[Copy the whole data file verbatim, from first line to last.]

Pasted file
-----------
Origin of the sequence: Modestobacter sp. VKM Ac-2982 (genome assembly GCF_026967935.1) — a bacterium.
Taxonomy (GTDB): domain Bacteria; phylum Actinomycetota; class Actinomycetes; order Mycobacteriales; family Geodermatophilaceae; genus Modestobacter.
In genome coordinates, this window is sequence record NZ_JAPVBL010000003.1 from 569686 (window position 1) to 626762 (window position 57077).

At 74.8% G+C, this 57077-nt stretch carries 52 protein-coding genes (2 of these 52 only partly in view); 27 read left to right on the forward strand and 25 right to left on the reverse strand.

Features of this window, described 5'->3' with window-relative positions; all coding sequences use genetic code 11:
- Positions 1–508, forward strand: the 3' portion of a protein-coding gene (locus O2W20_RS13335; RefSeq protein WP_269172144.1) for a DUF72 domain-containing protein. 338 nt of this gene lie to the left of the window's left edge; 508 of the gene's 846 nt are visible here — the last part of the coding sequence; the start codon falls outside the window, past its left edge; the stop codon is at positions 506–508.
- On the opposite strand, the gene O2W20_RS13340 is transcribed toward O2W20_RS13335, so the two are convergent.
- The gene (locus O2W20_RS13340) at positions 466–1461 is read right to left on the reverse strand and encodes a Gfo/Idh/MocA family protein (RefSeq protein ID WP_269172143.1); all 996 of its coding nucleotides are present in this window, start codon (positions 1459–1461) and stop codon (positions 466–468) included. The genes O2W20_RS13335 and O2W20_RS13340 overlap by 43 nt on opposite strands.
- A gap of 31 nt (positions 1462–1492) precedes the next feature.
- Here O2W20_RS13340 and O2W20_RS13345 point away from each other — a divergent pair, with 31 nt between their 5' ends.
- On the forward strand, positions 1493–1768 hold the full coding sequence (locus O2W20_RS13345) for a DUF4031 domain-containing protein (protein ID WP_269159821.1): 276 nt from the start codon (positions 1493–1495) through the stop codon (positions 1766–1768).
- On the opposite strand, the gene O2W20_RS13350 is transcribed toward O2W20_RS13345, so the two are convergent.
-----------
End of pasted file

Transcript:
Origin of the sequence: Modestobacter sp. VKM Ac-2982 (genome assembly GCF_026967935.1) — a bacterium.
Taxonomy (GTDB): domain Bacteria; phylum Actinomycetota; class Actinomycetes; order Mycobacteriales; family Geodermatophilaceae; genus Modestobacter.
In genome coordinates, this window is sequence record NZ_JAPVBL010000003.1 from 569686 (window position 1) to 626762 (window position 57077).

At 74.8% G+C, this 57077-nt stretch carries 52 protein-coding genes (2 of these 52 only partly in view); 27 read left to right on the forward strand and 25 right to left on the reverse strand.

Features of this window, described 5'->3' with window-relative positions; all coding sequences use genetic code 11:
- Positions 1–508, forward strand: the 3' portion of a protein-coding gene (locus O2W20_RS13335; RefSeq protein WP_269172144.1) for a DUF72 domain-containing protein. 338 nt of this gene lie to the left of the window's left edge; 508 of the gene's 846 nt are visible here — the last part of the coding sequence; the start codon falls outside the window, past its left edge; the stop codon is at positions 506–508.
- On the opposite strand, the gene O2W20_RS13340 is transcribed toward O2W20_RS13335, so the two are convergent.
- The gene (locus O2W20_RS13340) at positions 466–1461 is read right to left on the reverse strand and encodes a Gfo/Idh/MocA family protein (RefSeq protein ID WP_269172143.1); all 996 of its coding nucleotides are present in this window, start codon (positions 1459–1461) and stop codon (positions 466–468) included. The genes O2W20_RS13335 and O2W20_RS13340 overlap by 43 nt on opposite strands.
- A gap of 31 nt (positions 1462–1492) precedes the next feature.
- Here O2W20_RS13340 and O2W20_RS13345 point away from each other — a divergent pair, with 31 nt between their 5' ends.
- On the forward strand, positions 1493–1768 hold the full coding sequence (locus O2W20_RS13345) for a DUF4031 domain-containing protein (protein ID WP_269159821.1): 276 nt from the start codon (positions 1493–1495) through the stop codon (positions 1766–1768).
- On the opposite strand, the gene O2W20_RS13350 is transcribed toward O2W20_RS13345, so the two are convergent.